A few weeks ago, I received a tip to check into a project at the University of Akron called “One World Academy.” Soon, I found that the university had registered that domain name–actually, oneworldacademy.us–and the name “One World Academy” appeared in a slide presentation for the updated Vision 2020 strategic plan (page 75).
From there, it wasn’t hard to learn that President Scott Scarborough championed a project called “One World Schoolhouse” during his tenure at the University of Toledo. It was even on his curriculum vita. The project was a clearinghouse in partnership with Schoolcraft College and was helmed by William McCreary, who was a board member of the Ohio Third Frontier Commission, which had given millions in start-up funds to the university and affiliated groups in its role as a state economic development fund focused on high-tech industries
The name of the project comes from a book with that title, “One World Schoolhouse,” written by Khan Academy founder Sal Khan.
In an announcement for Khan’s visit to Toledo and the project itself, Scarborough was quoted saying, “We believe, as Salman Khan does, that the ideal model of education, both today and in the future, is a balanced combination of personalized education that is facilitated and enhanced by technology and experiential learning that takes many forms, including advanced simulation and educational games.”
Actually, Khan’s chief argument is for self-directed, self-paced learning, but that philosophical nuance seems to be missing from the goal Scarborough had in mind, which was creating a clearinghouse for educators and tech companies around the globe working to advance learning models.
The Akron schoolhouse would be an actual schoolhouse, according to documents released by the university, for K-12 students both on the main campus and at satellite locations. In the 455 pages, which I am still combing through, it appears university officials held meetings at the Zoar Schoolhouse over the summer to discuss the idea, which would put students from the LeBron James Family Foundation College of Education in charge of classrooms under professional guidance, similar to the functioning of a teaching hospital.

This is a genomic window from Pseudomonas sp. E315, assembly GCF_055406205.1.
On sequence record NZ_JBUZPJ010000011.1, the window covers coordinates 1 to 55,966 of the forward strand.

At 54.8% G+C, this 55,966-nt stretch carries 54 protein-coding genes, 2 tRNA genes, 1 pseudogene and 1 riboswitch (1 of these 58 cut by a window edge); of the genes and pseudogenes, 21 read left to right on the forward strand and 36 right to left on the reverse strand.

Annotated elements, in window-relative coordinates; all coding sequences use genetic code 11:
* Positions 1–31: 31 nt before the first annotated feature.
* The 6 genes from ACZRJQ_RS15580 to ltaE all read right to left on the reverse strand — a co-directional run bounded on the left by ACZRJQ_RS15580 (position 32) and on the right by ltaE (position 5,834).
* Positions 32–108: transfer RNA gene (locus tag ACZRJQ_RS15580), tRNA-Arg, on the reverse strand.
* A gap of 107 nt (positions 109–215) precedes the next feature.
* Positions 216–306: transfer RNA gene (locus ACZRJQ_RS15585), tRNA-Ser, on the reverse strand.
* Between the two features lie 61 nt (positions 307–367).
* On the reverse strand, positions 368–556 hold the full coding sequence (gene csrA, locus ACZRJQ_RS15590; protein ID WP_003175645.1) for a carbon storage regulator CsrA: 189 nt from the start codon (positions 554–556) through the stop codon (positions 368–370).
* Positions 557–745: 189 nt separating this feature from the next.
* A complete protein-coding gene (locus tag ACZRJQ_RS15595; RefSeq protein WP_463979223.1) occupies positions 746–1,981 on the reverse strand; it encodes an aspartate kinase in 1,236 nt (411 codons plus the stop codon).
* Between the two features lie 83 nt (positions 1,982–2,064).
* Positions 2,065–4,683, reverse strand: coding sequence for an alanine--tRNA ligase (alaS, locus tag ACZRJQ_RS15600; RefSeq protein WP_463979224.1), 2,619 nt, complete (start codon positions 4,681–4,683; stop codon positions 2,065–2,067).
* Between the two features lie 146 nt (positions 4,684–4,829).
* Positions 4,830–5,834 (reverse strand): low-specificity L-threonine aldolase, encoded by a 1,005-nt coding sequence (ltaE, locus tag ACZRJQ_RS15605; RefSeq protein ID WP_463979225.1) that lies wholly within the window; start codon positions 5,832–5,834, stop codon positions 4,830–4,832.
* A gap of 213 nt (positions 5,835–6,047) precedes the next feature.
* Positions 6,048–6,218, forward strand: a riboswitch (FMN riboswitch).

This “One World Schoolhouse” initiative is being spearheaded by Ian Schwarber, a student in the Bliss Institute of Applied Politics pursuing his Master’s Degree in Political Science. His email signature indicates he is serving as Scarborough’s “special projects” coordinator, but he lists himself as Resource Director at Center for Experiential Learning, Entrepreneurship & Civic Engagement on his LinkedIn page.
There he also notes “…I am in charge of originating and leading campus initiatives, organizing special programming and events, and managing team projects directly for that close friend, Jeff Hoffman, the Founding Director of the Center. Together, we execute one of President Scott Scarborough’s lynchpin enterprises as we re-introduce our extraordinary institution of higher learning to the community, and the world.”
In one email, Schwarber reports back to Scarborough:
They need clarity on whether there is someone in mind for the headmaster/principal or whether you want them to choose someone. They also want to know if you have a job description in mind for that person, or if you want them to develop it. Finally, they need to know how much that person will be compensated. Dr. Clark intimated that she gave you a working budget with a line item for the TEACHER, but not for the HEADMASTER. SO, they will need funding for that position. They can do whatever you want, including positioning an interim headmaster, i.e., someone with a principals license. Up to this point, they thought you had someone in mind that you would both be appointing, and paying. They seek clarity on exactly what your description of the teacher is, and what credentials that person might have/look like.
To which Scarborough responded, “They don’t need to focus on the headmaster position—you or Jeff can serve that role until the school grows in enrollment.”
This may prove to be an excellent idea. But there are plenty of questions still, including the big one: Why is the University of Akron trying to start a K-12 school on campus when, according to federal statistics on graduation rates and student debt, it is struggling to meet the responsibilities of its own academic mission?